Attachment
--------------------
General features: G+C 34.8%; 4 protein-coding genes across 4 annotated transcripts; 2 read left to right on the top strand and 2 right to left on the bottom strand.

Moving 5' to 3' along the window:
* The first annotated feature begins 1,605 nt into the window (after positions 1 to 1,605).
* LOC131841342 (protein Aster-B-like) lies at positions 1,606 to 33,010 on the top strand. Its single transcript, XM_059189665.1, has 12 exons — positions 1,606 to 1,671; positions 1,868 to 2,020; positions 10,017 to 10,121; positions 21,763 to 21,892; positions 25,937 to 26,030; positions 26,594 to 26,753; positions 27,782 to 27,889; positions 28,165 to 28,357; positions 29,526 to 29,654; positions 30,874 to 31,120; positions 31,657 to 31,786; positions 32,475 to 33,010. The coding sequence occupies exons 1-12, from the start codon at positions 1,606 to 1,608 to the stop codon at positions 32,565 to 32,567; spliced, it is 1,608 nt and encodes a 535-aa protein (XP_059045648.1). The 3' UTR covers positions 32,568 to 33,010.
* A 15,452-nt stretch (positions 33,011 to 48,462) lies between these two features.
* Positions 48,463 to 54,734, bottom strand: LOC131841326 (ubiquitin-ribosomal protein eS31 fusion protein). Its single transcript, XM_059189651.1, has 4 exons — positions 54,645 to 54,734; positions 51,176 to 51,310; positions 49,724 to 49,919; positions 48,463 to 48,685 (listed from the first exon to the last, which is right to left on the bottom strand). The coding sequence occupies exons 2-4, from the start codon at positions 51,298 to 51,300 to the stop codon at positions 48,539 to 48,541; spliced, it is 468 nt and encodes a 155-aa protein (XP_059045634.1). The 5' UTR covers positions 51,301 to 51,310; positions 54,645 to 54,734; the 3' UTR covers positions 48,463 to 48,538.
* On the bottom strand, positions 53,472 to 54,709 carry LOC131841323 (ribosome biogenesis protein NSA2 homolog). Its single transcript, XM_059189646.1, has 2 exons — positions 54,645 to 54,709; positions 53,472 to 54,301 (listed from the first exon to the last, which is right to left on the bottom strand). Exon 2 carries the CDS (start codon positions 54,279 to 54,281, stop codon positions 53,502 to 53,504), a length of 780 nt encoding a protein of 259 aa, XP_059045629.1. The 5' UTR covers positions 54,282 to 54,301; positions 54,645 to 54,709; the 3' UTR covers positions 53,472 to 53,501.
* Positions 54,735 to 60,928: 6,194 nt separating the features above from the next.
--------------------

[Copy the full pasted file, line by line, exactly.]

General features: G+C 34.8%; 4 protein-coding genes across 4 annotated transcripts; 2 read left to right on the top strand and 2 right to left on the bottom strand.

Moving 5' to 3' along the window:
* The first annotated feature begins 1,605 nt into the window (after positions 1 to 1,605).
* LOC131841342 (protein Aster-B-like) lies at positions 1,606 to 33,010 on the top strand. Its single transcript, XM_059189665.1, has 12 exons — positions 1,606 to 1,671; positions 1,868 to 2,020; positions 10,017 to 10,121; positions 21,763 to 21,892; positions 25,937 to 26,030; positions 26,594 to 26,753; positions 27,782 to 27,889; positions 28,165 to 28,357; positions 29,526 to 29,654; positions 30,874 to 31,120; positions 31,657 to 31,786; positions 32,475 to 33,010. The coding sequence occupies exons 1-12, from the start codon at positions 1,606 to 1,608 to the stop codon at positions 32,565 to 32,567; spliced, it is 1,608 nt and encodes a 535-aa protein (XP_059045648.1). The 3' UTR covers positions 32,568 to 33,010.
* A 15,452-nt stretch (positions 33,011 to 48,462) lies between these two features.
* Positions 48,463 to 54,734, bottom strand: LOC131841326 (ubiquitin-ribosomal protein eS31 fusion protein). Its single transcript, XM_059189651.1, has 4 exons — positions 54,645 to 54,734; positions 51,176 to 51,310; positions 49,724 to 49,919; positions 48,463 to 48,685 (listed from the first exon to the last, which is right to left on the bottom strand). The coding sequence occupies exons 2-4, from the start codon at positions 51,298 to 51,300 to the stop codon at positions 48,539 to 48,541; spliced, it is 468 nt and encodes a 155-aa protein (XP_059045634.1). The 5' UTR covers positions 51,301 to 51,310; positions 54,645 to 54,734; the 3' UTR covers positions 48,463 to 48,538.
* On the bottom strand, positions 53,472 to 54,709 carry LOC131841323 (ribosome biogenesis protein NSA2 homolog). Its single transcript, XM_059189646.1, has 2 exons — positions 54,645 to 54,709; positions 53,472 to 54,301 (listed from the first exon to the last, which is right to left on the bottom strand). Exon 2 carries the CDS (start codon positions 54,279 to 54,281, stop codon positions 53,502 to 53,504), a length of 780 nt encoding a protein of 259 aa, XP_059045629.1. The 5' UTR covers positions 54,282 to 54,301; positions 54,645 to 54,709; the 3' UTR covers positions 53,472 to 53,501.
* Positions 54,735 to 60,928: 6,194 nt separating the features above from the next.